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Binge Drinking Damages Young Brains

By July 14, 2011

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Because the brain continues to develop into young adulthood, binge drinking can cause serious damage to the brains of adolescents and young adults in their twenties. High resolution brain scans have pinpointed exactly which areas of the brain that are damaged the most.

Binge drinking is consuming four or more drinks in one session for females, five or more for males.

A first of its kind study at the University of Cincinnati examined the brains of 29 weekend binge drinkers, aged 18 to 25, to see how alcohol may be affecting them. Previous studies have shown that alcohol can affect the white matter, but the Cincinnati study looked at the effect on the brain's grey matter.

Frontal Cortex Damage

The high resolution images revealed that binge drinking was linked to cortical-thinning of the pre-frontal cortex. The researchers, led by Tim McQueeny, found that the greater the number of drinks consumed, the greater the cortical thinning.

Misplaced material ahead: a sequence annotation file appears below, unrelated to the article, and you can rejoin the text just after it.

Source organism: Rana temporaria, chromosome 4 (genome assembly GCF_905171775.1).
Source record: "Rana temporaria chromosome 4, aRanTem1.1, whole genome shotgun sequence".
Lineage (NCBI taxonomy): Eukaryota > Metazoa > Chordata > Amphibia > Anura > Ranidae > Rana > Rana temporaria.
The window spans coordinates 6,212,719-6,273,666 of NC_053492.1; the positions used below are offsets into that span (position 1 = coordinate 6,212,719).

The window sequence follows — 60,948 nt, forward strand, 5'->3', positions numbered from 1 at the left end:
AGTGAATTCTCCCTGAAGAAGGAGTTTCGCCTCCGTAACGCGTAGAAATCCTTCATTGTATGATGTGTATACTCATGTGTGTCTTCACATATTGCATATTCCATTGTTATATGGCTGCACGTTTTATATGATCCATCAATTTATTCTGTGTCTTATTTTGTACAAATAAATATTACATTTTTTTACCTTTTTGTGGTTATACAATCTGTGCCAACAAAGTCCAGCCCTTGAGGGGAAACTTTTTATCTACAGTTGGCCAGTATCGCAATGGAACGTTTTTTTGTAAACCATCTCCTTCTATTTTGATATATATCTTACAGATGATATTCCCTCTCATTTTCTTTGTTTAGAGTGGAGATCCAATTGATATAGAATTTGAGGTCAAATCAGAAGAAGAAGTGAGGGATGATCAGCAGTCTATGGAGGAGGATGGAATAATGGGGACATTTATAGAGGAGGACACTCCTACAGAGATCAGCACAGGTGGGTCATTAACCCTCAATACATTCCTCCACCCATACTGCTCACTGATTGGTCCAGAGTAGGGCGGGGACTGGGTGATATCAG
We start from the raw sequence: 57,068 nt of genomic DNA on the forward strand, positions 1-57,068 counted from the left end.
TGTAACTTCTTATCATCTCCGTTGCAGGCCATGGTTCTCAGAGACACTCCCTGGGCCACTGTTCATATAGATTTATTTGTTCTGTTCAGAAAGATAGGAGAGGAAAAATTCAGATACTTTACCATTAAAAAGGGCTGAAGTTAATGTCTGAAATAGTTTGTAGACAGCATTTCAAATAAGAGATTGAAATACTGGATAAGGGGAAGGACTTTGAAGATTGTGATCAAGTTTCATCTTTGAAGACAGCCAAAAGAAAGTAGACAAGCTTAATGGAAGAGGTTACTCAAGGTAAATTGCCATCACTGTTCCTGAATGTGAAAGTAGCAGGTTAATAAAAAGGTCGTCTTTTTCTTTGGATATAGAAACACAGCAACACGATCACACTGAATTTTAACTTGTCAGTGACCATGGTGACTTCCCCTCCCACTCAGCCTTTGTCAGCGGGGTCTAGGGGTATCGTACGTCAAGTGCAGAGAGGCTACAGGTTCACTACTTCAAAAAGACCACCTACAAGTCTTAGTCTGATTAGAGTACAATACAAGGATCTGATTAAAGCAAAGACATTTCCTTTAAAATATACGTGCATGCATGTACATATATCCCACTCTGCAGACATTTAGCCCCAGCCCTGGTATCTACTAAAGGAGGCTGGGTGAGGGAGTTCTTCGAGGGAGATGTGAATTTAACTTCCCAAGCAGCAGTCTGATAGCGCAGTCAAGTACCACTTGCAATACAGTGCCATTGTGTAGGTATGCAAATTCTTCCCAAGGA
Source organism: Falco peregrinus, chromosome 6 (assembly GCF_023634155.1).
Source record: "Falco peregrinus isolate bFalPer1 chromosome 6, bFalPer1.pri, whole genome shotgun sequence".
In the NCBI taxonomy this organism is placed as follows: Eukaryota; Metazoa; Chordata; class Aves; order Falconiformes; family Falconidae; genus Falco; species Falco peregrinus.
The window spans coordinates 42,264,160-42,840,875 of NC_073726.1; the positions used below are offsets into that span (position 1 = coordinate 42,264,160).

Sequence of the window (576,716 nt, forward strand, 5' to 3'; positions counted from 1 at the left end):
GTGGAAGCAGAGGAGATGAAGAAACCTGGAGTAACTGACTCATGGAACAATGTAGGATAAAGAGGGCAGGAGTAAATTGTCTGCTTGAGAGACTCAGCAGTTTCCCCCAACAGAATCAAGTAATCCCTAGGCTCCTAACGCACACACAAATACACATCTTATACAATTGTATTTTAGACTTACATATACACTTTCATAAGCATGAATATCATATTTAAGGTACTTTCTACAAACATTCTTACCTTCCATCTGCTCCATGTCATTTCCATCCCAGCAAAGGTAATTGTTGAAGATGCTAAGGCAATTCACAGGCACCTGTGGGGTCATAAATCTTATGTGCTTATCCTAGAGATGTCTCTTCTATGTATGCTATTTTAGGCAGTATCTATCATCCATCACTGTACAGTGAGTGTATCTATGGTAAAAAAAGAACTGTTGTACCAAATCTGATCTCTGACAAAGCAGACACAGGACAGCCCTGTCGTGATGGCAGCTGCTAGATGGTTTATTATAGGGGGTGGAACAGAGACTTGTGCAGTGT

This finding is important because that is the part of the brain that is associated with paying attention, planning, making decision, processing emotions and controlling impulses which lead to irrational behavior.

"Alcohol might be neurotoxic to the neuron cells, or, since the brain is developing in one's 20s, it could be interacting with developmental factors and possibly altering the ways in which the brain is still growing," McQueeny said in a news release.

The researchers pointed out that the brain damage seen in their study does reverse itself with alcohol abstinence. There is also evidence, the researchers said, that drinking below the binge level may be less harmful.

Source: McQueeny's research was presented at the 34th annual meeting of the Research Society on Alcoholism in Atlanta.

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